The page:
The trip to Diaz, Old Mexico was a hard one.  On route the whole company came down with an epidemic of measles.  We were not allowed into the town of Diaz until it was certain that the epidemic was over.  Two days after reaching Mexico my father’s second wife died leaving two children, Etta and Eliza Ann, whom my mother took and cared for as her own. By this time father’s children numbered six.  There was myself Eva, John, Delbert, Etta, Suzy, who died at the age of 4, and Eliza Ann.

Little Eliza Ann, the baby of the second wife, died on her first birthday.
Father worked early and late until he had cleared land and built a home for his family.  About this time he contracted chills and fever which hung on for months.  After he recovered from this he leased a herd of sheep and we moved into the mountains for two years.  When these two years were up we moved again to Diaz and my father built a beautiful house.  He owned a shoe and harness shop.  He made all our shoes, it was years before we ever owned a pair of shoes our father had not made.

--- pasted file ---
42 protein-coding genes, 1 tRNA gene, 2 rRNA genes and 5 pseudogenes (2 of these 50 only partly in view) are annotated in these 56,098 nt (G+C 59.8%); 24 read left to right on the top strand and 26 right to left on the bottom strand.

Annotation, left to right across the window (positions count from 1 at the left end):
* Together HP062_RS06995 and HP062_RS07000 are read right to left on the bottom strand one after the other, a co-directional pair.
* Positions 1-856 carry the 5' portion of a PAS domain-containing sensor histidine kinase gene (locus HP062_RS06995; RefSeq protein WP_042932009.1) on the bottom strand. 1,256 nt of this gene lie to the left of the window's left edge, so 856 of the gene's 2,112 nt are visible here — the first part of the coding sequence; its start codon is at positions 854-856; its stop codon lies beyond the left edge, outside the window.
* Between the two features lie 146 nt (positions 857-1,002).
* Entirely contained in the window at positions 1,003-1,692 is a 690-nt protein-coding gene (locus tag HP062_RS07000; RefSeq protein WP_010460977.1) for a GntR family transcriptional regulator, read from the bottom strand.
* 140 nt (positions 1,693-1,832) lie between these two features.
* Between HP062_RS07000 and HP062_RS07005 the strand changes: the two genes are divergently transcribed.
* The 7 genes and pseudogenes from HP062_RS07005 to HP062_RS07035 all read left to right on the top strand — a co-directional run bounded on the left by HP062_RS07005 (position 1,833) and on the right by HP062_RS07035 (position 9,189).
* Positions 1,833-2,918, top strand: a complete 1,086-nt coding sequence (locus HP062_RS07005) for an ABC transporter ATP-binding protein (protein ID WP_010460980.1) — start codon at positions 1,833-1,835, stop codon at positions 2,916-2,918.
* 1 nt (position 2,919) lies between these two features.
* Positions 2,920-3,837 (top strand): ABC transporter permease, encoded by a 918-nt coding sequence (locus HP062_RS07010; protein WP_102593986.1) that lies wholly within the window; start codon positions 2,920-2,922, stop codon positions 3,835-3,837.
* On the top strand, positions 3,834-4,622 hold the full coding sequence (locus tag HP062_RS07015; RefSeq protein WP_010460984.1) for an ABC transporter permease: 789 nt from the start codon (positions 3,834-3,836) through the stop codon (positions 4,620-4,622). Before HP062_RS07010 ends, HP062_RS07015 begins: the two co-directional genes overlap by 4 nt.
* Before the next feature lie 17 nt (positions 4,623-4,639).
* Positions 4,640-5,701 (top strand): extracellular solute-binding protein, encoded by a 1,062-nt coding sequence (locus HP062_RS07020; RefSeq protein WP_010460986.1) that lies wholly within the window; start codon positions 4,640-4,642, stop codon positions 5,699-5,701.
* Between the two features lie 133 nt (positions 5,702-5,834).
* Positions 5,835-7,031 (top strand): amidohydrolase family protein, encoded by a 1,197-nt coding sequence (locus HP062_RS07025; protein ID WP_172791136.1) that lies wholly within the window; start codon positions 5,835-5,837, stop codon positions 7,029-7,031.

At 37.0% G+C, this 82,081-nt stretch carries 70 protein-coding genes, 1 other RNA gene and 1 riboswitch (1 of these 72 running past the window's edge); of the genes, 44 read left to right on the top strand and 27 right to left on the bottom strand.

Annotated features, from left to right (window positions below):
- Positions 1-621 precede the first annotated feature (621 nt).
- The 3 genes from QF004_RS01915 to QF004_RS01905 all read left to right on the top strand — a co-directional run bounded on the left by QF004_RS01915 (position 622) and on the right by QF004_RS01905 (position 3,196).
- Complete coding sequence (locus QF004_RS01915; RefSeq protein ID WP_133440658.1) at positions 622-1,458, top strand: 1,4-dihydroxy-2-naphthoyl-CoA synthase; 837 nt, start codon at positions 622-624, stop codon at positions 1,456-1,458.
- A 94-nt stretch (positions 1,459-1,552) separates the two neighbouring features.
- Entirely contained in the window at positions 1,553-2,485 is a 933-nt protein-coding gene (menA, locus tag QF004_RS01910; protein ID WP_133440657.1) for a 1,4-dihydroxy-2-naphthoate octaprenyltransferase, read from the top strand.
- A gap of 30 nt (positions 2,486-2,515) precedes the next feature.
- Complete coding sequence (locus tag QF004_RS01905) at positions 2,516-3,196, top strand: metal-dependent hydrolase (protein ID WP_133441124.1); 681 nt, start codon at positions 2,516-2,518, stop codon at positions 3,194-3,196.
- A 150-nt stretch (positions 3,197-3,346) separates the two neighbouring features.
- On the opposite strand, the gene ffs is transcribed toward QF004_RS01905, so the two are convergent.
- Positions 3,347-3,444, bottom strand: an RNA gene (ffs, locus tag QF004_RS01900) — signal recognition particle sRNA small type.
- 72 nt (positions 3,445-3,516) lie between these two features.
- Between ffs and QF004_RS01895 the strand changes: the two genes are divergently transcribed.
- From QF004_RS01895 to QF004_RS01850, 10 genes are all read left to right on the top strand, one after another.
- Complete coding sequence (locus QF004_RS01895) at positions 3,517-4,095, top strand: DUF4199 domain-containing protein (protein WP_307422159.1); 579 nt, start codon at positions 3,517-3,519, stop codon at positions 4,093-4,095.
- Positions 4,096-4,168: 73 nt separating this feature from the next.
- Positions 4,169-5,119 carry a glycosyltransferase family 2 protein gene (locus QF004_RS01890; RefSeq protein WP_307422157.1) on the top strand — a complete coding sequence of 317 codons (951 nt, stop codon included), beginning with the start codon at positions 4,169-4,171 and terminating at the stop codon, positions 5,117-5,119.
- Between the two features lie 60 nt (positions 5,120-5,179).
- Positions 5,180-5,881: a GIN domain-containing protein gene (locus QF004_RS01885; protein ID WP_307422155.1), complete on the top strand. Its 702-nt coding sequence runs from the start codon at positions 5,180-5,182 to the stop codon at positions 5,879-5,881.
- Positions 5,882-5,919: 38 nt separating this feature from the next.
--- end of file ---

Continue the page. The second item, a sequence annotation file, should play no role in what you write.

There were many happy times spent here in Diaz at this time. The family had grown even larger with the births of Lucy, Bertha, LeRoy, Nellie, Glen, Jesse, Gladys and Arthur. The family took an active part in the ward, father being 2nd Assistant in the Sunday School Superintendency and also a member of the old folks committee for many years. Father loved the old songs and was very fond of singing them either alone or with his family.  His favorite meal was cheese and crackers, and he was fond of hard tack candy.  The whole family enjoyed a watermelon bust. He loved to chase we children around and wash our faces with watermelon rinds. Also there was a ditch of water running down the sidewalk all summer and he loved to water fight with us and many a time we were soaking wet before he quit.